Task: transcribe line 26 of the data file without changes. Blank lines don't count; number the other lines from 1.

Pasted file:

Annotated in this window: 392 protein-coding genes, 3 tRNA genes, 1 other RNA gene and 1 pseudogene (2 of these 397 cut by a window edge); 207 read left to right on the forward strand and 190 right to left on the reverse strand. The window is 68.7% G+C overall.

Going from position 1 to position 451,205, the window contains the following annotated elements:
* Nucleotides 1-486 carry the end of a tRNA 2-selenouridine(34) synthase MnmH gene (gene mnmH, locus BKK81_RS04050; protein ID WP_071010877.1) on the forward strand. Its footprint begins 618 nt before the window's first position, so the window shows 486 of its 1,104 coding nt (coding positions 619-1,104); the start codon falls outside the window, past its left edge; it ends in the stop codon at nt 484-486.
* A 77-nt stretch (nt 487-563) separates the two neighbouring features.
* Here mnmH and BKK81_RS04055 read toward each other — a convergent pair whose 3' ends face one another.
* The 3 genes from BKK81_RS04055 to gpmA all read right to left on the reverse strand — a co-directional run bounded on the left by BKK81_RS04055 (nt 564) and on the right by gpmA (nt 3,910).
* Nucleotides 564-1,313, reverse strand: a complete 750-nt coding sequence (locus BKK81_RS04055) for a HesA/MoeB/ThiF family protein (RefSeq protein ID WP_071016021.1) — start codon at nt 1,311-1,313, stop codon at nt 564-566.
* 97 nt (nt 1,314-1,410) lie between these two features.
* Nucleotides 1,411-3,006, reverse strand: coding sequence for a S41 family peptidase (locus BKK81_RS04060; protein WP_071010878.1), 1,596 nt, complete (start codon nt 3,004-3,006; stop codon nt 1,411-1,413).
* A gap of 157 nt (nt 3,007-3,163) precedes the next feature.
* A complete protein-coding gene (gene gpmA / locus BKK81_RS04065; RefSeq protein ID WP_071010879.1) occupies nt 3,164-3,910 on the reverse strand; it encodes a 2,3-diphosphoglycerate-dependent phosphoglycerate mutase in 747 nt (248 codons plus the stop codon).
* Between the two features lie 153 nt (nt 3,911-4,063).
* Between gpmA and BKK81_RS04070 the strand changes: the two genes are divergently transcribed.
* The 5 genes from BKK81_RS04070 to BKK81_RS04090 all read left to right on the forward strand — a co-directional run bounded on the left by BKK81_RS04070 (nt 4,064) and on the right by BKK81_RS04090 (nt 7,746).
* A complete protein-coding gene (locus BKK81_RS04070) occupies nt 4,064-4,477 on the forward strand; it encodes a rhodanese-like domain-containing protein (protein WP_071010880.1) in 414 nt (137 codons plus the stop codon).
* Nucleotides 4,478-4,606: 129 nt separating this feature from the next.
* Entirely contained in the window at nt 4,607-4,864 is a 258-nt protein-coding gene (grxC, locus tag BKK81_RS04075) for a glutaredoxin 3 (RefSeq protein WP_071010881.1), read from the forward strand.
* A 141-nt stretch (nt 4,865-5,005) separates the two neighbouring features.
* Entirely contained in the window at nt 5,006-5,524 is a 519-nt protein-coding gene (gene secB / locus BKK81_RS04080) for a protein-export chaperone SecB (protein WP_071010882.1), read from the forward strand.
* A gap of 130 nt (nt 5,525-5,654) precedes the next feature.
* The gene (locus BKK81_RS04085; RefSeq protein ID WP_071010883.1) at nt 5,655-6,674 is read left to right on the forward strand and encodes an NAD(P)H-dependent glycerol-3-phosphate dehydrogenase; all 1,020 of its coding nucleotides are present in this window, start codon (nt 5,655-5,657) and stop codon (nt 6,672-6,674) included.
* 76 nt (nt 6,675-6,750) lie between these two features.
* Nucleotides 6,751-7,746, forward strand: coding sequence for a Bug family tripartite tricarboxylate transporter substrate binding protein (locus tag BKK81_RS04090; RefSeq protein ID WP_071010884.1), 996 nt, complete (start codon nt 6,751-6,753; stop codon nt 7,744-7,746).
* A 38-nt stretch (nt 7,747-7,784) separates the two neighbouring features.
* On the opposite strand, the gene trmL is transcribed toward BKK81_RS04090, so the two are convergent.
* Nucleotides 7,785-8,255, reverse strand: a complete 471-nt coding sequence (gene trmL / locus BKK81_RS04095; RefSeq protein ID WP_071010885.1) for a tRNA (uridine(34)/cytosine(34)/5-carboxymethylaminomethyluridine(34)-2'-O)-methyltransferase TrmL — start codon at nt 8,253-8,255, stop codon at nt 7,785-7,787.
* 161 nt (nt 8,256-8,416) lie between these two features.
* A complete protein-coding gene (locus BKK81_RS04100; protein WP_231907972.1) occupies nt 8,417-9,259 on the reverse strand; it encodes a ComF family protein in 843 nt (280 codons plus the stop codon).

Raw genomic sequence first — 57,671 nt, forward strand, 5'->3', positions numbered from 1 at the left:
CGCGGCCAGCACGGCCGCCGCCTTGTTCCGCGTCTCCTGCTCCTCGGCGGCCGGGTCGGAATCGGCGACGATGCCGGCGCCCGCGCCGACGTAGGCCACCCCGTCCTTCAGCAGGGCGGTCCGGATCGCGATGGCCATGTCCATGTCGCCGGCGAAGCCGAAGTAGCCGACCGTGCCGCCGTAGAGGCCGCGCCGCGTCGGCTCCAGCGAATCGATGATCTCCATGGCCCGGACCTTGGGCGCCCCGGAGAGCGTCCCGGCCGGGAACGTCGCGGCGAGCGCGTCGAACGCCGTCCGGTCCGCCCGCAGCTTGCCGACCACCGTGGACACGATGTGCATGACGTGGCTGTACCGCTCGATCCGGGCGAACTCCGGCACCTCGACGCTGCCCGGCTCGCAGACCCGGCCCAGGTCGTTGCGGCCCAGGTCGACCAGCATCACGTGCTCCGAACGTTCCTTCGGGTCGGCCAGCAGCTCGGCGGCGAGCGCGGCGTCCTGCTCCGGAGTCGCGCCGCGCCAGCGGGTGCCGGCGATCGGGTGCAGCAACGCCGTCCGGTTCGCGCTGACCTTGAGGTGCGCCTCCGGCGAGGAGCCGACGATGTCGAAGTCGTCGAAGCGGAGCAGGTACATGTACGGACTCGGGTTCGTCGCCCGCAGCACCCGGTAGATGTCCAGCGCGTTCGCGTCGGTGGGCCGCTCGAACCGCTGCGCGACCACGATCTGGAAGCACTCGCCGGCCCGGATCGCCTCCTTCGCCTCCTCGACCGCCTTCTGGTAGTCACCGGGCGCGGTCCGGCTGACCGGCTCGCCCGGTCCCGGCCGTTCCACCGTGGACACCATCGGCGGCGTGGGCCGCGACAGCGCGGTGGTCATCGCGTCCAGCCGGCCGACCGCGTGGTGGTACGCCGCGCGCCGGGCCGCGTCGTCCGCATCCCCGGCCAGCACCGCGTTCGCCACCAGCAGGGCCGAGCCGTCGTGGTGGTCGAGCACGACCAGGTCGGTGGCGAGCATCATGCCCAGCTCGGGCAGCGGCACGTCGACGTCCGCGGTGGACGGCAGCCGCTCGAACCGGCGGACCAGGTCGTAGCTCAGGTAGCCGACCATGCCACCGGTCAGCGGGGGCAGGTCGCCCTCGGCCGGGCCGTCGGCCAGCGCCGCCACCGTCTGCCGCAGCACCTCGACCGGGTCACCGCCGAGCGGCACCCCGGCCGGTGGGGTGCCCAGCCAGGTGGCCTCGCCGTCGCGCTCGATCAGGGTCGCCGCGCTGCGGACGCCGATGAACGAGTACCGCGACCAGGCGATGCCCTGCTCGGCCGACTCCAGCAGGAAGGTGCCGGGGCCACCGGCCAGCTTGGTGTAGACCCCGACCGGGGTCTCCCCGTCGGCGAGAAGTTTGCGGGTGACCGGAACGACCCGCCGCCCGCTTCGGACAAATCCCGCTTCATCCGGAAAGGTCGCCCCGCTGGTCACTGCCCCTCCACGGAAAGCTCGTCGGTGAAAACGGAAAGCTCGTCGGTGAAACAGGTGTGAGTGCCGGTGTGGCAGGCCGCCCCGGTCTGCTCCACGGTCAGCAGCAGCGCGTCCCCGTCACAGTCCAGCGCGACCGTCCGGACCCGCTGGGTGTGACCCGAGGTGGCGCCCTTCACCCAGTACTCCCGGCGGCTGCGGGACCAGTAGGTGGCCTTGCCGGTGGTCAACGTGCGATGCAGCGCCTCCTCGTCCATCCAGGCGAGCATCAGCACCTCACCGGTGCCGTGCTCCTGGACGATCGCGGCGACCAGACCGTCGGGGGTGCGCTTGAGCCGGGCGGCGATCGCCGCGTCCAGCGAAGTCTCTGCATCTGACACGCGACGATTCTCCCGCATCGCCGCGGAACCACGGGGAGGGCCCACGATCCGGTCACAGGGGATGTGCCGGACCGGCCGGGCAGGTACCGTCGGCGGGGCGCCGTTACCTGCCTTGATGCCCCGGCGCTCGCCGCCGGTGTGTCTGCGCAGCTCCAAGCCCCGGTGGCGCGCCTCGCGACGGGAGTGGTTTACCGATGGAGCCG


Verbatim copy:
* Nucleotides 7,785-8,255, reverse strand: a complete 471-nt coding sequence (gene trmL / locus BKK81_RS04095; RefSeq protein ID WP_071010885.1) for a tRNA (uridine(34)/cytosine(34)/5-carboxymethylaminomethyluridine(34)-2'-O)-methyltransferase TrmL — start codon at nt 8,253-8,255, stop codon at nt 7,785-7,787.